The Kathmandu valley has been in the grip of a gasoline shortage for the past few days with the number of petrol pumps hanging “No petrol” signs on the increase.
Petrol and liquefied petroleum gas (LPG), in particular, have run short despite a continuing drop in oil prices globally.
The state-owned monopoly Nepal Oil Corporation (NOC) maintains that there are adequate fuel supplies, even though most of the gas stations in the valley
were closed on Sunday. Winding queues of motorists could be seen in front of the few petrol pumps that were open.
The Nepal Petroleum Dealers’ National Association said that shortages had affected mainly Bagmati, Janakpur, Narayani, Gandaki, Dhaulagiri and Rapti zones. The association of fuel dealers blamed the scarcity on the inadequate stocks with NOC.
Reacting to the LPG paucity, the Gas Dealers Federation Nepal on Friday warned NOC that it would be forced to halt sales of cooking gas if the current shortage was not resolved urgently.
The federation has given the government a 10-day ultimatum to end the scarcity that has spread across the country.
Speaking at a programme on Sunday, the association’s president Lilendra Prasad Pradhan said the shortage had been intensifying as NOC had paid no attention to keeping adequate stocks. “Even though the government-owned enterprise has been earning profits, it is surprising that it has not been maintaining adequate stocks at its depots,” he added.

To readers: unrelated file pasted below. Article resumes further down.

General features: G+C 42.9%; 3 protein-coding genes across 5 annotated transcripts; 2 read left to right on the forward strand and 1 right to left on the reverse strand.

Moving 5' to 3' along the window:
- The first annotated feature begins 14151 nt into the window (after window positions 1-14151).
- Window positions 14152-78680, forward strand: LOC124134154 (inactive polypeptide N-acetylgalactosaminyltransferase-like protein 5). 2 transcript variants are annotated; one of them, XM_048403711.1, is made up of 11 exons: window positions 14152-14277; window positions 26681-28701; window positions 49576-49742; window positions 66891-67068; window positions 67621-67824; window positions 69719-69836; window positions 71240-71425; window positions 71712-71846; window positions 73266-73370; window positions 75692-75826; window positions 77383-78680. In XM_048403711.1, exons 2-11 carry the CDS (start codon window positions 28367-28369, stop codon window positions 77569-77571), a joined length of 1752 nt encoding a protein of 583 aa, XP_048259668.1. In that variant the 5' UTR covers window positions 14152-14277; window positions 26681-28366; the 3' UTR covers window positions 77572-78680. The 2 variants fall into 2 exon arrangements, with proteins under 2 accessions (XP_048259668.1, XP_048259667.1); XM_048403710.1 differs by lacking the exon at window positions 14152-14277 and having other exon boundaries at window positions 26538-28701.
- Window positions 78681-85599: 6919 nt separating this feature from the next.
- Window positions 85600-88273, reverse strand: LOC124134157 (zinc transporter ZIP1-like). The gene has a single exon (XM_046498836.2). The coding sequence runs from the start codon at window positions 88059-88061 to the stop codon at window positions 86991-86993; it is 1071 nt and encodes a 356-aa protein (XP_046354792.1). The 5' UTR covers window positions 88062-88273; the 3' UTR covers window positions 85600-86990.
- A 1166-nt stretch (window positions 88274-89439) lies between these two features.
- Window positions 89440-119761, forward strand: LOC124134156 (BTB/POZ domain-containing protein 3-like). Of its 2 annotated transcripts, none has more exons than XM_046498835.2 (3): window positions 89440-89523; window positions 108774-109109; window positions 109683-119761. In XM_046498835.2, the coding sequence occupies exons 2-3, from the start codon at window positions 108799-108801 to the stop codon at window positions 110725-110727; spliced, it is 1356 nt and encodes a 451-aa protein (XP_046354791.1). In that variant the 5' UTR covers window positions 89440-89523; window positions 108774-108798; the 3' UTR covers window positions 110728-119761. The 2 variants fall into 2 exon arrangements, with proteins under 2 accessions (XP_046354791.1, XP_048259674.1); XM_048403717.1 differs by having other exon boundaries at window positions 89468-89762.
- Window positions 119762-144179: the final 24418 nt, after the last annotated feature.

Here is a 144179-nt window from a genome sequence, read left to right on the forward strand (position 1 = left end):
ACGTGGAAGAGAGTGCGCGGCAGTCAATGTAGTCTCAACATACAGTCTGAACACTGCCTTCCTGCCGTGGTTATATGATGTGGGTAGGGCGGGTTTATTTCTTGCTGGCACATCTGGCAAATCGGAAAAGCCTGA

NOC’s Amlekhgunj depot has a storage capacity of 1,960 kilolitres of petrol and 16,100 kilolitres of diesel. Similarly, its Thankot depot can hold 2,630 kilolitres of petrol and 8,400 kilolitres of diesel. “However, there are very limited stocks of these products at the depots,” he said.
According to the association, NOC has been using only 15 per cent of its storage capacity at the Thankot depot. Similarly, there is almost no stock of petroleum at its depot in Pokhara, said the association. “The stocks in other depots account for only 20 percent of their capacity,” said Pradhan.
However, NOC has refuted the charges levelled at it by the petroleum dealers. NOC Spokesperson Mukunda Ghimire said that there had been shortages because of the two public holidays last week.
“A total of 600 kilolitres of petrol and a similar quantity of diesel were issued from the Thankot depot on Sunday,” said Ghimire. He claimed that supplies would return to normal from Monday.
Petroleum dealers criticised NOC for maintaining small stocks in the valley which accounts for 75 per cent of its sales and giving rise to shortages.
Pradhan said that he suspected NOC of distributing gasoline directly from the incoming tankers instead of storing it in its depots to avoid paying loading and unloading charges. “NOC saves Rs 0.47 per litre of petrol and Rs 0.44 per litre of diesel if it sells the products directly.”
The dealers said that NOC had also been issuing less than the required quantity of petroleum products in the Kathmandu valley. According to them, the valley’s daily gasoline requirement stands at 400 kilolitres of petrol and 700 kilolitres of diesel.
“However, NOC has been releasing 350 kilolitres of petrol and 600-650 kilolitres of diesel daily,” said Bishwo Prasad Aryal, general secretary of the association.